Image by Me
Laura Albert's may be tucked away on scenic Daniel Island, but they are playing an important part in Charleston's craft beer boom as a cross-functional bottle shop/tap room/restaurant. They stepped up to the plate again this past Thursday with another well-attended beer dinner, this time with Downington, PA's Victory Brewing.
I've got a total soft spot for Victory. After South Carolina finally "popped the cap" a couple of years ago, they were one of the first breweries to enter the Charleston market, bringing new and exciting styles to thirsty beer enthusiasts. Finding HopDevil on tap around here was a revelation back then. Of course now we're all spoiled by diversity, but Victory remains a great go-to line.
I've also got a total soft spot for craft breweries that experiment with fun, small-batch brews. The reception for this dinner featured one of those, CBC Braumeister Pils made with only Tettnang hops, one of Bavaria's noble hop varieties. Victory rep Cameron Rollo explained to us later that this was actually brewed for consumption at the annual Craft Brewer's Conference (hence the CBC). Its hazy, unfiltered look makes you expect an airy Hefeweizen flavor, so when you taste the crisp tang of those hops it's a pleasant surprise. If this were more widely available, it would be in my fridge all summer long.
First course: Warm Asparagus, Roma Tomatoes & Mozzarella Napoleon on a bed of Mesculin Greens and dressed with Red Wine Vinaigrette Balsamic Reduction vs. Helios Ale.
With the first course we jumped right in to what would be a menu full of surprising combinations. Here we had a dish featuring a mozzerlla and roma tomato Napoleon, drizzled in balsamic reduction, with some greens and asparagus. The selection of Victory's Helios Ale, a decidedly Belgian-style Saison (or farmhouse ale), seemed an odd one to go with this decidedly Italian-inspired dish. But as I'd find throughout the night, the chefs at Laura Albert's are smarter than me. The asparagus was crisp and the greens cold and bright. Those fresh green flavors were a clever complement to the hay-like aroma of the Brettanomyces-filled Helios. A great lead-off here.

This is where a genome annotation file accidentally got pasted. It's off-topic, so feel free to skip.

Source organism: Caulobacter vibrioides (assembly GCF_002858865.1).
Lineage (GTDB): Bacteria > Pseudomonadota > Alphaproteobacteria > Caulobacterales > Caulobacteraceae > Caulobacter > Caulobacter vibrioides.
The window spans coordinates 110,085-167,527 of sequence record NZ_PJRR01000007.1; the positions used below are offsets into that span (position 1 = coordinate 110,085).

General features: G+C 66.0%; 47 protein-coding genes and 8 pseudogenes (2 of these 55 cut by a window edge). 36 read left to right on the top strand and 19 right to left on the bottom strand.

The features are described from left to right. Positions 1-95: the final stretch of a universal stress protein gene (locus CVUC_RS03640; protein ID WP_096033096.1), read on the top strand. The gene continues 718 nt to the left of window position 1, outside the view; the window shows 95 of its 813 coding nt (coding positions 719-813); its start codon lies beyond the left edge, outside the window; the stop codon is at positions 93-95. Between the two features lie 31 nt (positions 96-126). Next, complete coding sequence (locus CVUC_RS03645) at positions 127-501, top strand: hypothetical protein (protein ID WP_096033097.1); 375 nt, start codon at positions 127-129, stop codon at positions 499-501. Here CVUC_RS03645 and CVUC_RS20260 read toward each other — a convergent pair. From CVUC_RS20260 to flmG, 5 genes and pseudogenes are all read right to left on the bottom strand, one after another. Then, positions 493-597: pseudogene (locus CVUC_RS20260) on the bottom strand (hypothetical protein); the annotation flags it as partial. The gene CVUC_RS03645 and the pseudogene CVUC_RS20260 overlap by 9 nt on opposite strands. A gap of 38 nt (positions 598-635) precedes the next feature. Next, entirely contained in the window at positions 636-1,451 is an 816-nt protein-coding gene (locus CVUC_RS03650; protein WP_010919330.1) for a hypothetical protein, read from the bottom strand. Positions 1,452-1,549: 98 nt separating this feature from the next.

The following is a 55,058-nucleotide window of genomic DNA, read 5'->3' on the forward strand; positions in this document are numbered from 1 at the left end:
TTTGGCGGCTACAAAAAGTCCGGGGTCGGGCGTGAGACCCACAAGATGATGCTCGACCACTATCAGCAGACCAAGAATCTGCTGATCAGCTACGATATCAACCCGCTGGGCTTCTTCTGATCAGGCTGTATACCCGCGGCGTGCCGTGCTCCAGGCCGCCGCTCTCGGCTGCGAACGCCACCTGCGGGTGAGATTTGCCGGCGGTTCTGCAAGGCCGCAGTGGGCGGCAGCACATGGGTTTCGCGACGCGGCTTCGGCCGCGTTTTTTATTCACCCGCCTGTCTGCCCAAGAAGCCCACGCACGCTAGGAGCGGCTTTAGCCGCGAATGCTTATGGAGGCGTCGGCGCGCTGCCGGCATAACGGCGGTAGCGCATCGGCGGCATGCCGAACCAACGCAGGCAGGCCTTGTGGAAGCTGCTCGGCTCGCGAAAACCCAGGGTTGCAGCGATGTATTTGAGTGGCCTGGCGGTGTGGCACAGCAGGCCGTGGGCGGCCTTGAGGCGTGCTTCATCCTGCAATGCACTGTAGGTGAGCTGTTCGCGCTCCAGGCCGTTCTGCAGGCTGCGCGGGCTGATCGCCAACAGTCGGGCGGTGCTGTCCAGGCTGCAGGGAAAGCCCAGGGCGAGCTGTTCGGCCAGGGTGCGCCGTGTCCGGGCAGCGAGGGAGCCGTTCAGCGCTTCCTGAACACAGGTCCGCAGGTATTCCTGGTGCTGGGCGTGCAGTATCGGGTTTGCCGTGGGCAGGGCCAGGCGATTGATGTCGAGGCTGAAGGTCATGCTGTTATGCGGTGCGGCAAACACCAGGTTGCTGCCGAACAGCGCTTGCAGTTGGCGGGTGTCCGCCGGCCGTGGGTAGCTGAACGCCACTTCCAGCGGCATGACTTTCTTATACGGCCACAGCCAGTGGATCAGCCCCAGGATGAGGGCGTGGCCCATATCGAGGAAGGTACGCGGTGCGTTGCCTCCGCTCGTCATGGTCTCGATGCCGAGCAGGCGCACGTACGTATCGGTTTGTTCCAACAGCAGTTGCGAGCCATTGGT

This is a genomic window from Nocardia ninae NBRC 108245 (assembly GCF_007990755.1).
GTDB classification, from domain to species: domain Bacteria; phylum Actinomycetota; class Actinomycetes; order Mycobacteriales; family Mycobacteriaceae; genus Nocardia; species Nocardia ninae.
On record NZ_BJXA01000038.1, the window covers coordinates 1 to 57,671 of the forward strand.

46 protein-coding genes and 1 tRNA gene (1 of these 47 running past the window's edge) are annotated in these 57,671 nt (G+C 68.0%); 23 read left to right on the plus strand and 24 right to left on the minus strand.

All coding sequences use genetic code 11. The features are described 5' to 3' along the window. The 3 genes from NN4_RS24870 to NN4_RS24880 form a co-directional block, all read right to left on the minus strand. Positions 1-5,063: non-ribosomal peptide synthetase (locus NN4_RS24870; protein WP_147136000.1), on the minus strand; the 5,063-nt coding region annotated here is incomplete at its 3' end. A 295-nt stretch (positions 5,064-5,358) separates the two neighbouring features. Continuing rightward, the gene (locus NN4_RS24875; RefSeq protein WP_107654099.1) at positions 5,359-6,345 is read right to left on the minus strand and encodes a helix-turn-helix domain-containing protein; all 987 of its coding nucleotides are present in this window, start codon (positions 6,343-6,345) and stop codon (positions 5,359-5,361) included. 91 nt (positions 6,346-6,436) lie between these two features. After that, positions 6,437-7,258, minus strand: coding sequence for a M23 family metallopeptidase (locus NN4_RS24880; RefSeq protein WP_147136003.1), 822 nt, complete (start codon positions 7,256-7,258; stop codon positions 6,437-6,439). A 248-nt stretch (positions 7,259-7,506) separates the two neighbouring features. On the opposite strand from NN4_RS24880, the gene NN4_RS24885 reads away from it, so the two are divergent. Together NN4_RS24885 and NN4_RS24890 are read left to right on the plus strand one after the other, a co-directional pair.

The second course really changed geographic gears. Fried (basically egg) rolls filled with corned beef and cabbage were paired with a cajun remoulade and a lemon creme fraiche, all set against the bold flavor of Victory's Hop Wallop. I love all things hoppy, so this was a fun one for me. The remoulade had just the right amount of spice to play against the hops, and the beer did a great job of cutting through the richness of the sauces. It's official, Asio-Irish food goes great with East Coast Imperial IPAs. Who knew?
I think I can safely say the third course was the biggest hit of the night, and it featured the biggest beer hit as well. This was my first shot at Baltic Thunder Imperial Porter, a dry, toffee-forward beer brewed with lager yeast at (higher) ale temperatures. Ready for another geography lesson? This Baltic beer was put up against Asian-style beef short ribs, ginger-scented jasmine rice, and braised bok choy. And, once again, I've been outsmarted. The beef was so tender it was literally falling apart at the touch of a fork, and the caramel notes in the beer married instantly with the rich sauce. Again there was just the right amount of "kick" to go up against the hop flavors in the porter, which become more apparent as the beer warmed. The room was noticeably quieter during this course, and for good reason.
The last course was a buttermilk spiced cake, pear compote, and vanillia whipped cream put up against Victory's very big take on the Belgian Quadrupel style, the aptly named V-Twelve (12% ABV). The style incorporates Belgian candi sugar, which imparts a sweetness to the beer as well as giving the ABV a nice jolt, so having it with dessert made all kinds of sense. The cake was lighter than I expected, with a texture more like coffee cake, which allowed V-Twelve to really shine with candy-goodness.
As in the last beer dinner, Chef Matt Brigham, the unassuming star of the show, came out to speak with us after the meal was over. Both he and Cameron served as great guides through the experience, giving it all a fun and casual tone, although the food and pairings were as serious as could be.
Laura Albert's continues to impress. Their beer dinners indicate a real understanding of both pairing and progression, the latter of which is sometimes lost in lesser beer dinner menus. With more of these events popping up all over town, we run the risk of some stinkers slipping into the rotation every once in a while. As long as Chef Brigham and company are at the helm, Laura Albert's will be a venue that helps raise the bar.
Part of their beer selection.
See more photos from the night on my Flickr photo set.